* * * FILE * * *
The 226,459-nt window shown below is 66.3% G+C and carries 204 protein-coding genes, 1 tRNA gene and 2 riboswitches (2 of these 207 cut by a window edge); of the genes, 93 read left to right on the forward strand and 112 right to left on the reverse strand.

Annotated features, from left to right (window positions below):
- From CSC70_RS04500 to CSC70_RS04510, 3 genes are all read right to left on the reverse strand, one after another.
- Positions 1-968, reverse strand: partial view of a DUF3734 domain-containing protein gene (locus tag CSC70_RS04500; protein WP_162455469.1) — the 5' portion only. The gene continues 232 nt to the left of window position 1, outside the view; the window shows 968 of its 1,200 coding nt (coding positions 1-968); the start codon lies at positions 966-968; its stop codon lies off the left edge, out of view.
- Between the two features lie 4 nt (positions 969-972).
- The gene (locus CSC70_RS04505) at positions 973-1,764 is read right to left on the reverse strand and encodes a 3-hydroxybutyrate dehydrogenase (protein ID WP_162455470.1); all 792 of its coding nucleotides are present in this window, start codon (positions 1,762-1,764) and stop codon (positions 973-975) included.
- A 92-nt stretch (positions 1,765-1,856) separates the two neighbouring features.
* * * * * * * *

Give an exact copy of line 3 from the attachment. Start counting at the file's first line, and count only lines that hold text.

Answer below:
- From CSC70_RS04500 to CSC70_RS04510, 3 genes are all read right to left on the reverse strand, one after another.